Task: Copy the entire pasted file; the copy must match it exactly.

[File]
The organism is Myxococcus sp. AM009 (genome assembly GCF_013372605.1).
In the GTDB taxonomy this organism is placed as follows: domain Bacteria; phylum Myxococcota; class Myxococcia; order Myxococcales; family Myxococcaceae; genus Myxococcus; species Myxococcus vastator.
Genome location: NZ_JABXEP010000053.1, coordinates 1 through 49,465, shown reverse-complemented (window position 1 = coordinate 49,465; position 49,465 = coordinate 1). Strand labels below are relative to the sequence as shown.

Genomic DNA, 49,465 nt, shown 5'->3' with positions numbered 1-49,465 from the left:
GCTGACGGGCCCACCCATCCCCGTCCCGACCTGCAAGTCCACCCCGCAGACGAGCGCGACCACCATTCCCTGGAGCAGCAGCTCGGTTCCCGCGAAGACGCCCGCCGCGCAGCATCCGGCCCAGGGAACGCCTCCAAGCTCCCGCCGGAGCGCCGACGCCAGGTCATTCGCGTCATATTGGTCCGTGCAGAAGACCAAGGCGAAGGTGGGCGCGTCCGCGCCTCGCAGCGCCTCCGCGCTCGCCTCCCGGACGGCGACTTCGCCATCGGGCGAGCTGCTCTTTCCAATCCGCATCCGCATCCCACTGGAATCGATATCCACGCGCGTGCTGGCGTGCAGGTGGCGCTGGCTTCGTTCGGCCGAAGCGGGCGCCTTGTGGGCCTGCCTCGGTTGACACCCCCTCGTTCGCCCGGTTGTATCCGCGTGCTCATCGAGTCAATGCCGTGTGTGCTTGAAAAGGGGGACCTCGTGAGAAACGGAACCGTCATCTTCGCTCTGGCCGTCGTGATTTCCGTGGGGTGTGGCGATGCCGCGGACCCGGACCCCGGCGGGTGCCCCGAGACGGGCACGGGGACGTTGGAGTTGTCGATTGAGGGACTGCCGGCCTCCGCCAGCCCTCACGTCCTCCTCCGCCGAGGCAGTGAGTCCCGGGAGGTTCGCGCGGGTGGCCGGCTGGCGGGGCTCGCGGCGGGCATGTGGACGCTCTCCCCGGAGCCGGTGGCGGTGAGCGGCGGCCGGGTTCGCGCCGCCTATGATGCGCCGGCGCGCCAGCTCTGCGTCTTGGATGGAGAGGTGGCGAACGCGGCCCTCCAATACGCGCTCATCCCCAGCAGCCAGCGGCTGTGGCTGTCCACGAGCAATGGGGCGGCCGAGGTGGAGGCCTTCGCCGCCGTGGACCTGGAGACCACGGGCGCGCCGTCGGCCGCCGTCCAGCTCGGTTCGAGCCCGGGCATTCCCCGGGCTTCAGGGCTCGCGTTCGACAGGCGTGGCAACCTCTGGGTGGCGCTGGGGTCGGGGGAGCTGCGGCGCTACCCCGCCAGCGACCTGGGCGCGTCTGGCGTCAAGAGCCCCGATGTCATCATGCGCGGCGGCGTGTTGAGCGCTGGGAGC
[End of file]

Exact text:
The organism is Myxococcus sp. AM009 (genome assembly GCF_013372605.1).
In the GTDB taxonomy this organism is placed as follows: domain Bacteria; phylum Myxococcota; class Myxococcia; order Myxococcales; family Myxococcaceae; genus Myxococcus; species Myxococcus vastator.
Genome location: NZ_JABXEP010000053.1, coordinates 1 through 49,465, shown reverse-complemented (window position 1 = coordinate 49,465; position 49,465 = coordinate 1). Strand labels below are relative to the sequence as shown.

Genomic DNA, 49,465 nt, shown 5'->3' with positions numbered 1-49,465 from the left:
GCTGACGGGCCCACCCATCCCCGTCCCGACCTGCAAGTCCACCCCGCAGACGAGCGCGACCACCATTCCCTGGAGCAGCAGCTCGGTTCCCGCGAAGACGCCCGCCGCGCAGCATCCGGCCCAGGGAACGCCTCCAAGCTCCCGCCGGAGCGCCGACGCCAGGTCATTCGCGTCATATTGGTCCGTGCAGAAGACCAAGGCGAAGGTGGGCGCGTCCGCGCCTCGCAGCGCCTCCGCGCTCGCCTCCCGGACGGCGACTTCGCCATCGGGCGAGCTGCTCTTTCCAATCCGCATCCGCATCCCACTGGAATCGATATCCACGCGCGTGCTGGCGTGCAGGTGGCGCTGGCTTCGTTCGGCCGAAGCGGGCGCCTTGTGGGCCTGCCTCGGTTGACACCCCCTCGTTCGCCCGGTTGTATCCGCGTGCTCATCGAGTCAATGCCGTGTGTGCTTGAAAAGGGGGACCTCGTGAGAAACGGAACCGTCATCTTCGCTCTGGCCGTCGTGATTTCCGTGGGGTGTGGCGATGCCGCGGACCCGGACCCCGGCGGGTGCCCCGAGACGGGCACGGGGACGTTGGAGTTGTCGATTGAGGGACTGCCGGCCTCCGCCAGCCCTCACGTCCTCCTCCGCCGAGGCAGTGAGTCCCGGGAGGTTCGCGCGGGTGGCCGGCTGGCGGGGCTCGCGGCGGGCATGTGGACGCTCTCCCCGGAGCCGGTGGCGGTGAGCGGCGGCCGGGTTCGCGCCGCCTATGATGCGCCGGCGCGCCAGCTCTGCGTCTTGGATGGAGAGGTGGCGAACGCGGCCCTCCAATACGCGCTCATCCCCAGCAGCCAGCGGCTGTGGCTGTCCACGAGCAATGGGGCGGCCGAGGTGGAGGCCTTCGCCGCCGTGGACCTGGAGACCACGGGCGCGCCGTCGGCCGCCGTCCAGCTCGGTTCGAGCCCGGGCATTCCCCGGGCTTCAGGGCTCGCGTTCGACAGGCGTGGCAACCTCTGGGTGGCGCTGGGGTCGGGGGAGCTGCGGCGCTACCCCGCCAGCGACCTGGGCGCGTCTGGCGTCAAGAGCCCCGATGTCATCATGCGCGGCGGCGTGTTGAGCGCTGGGAGC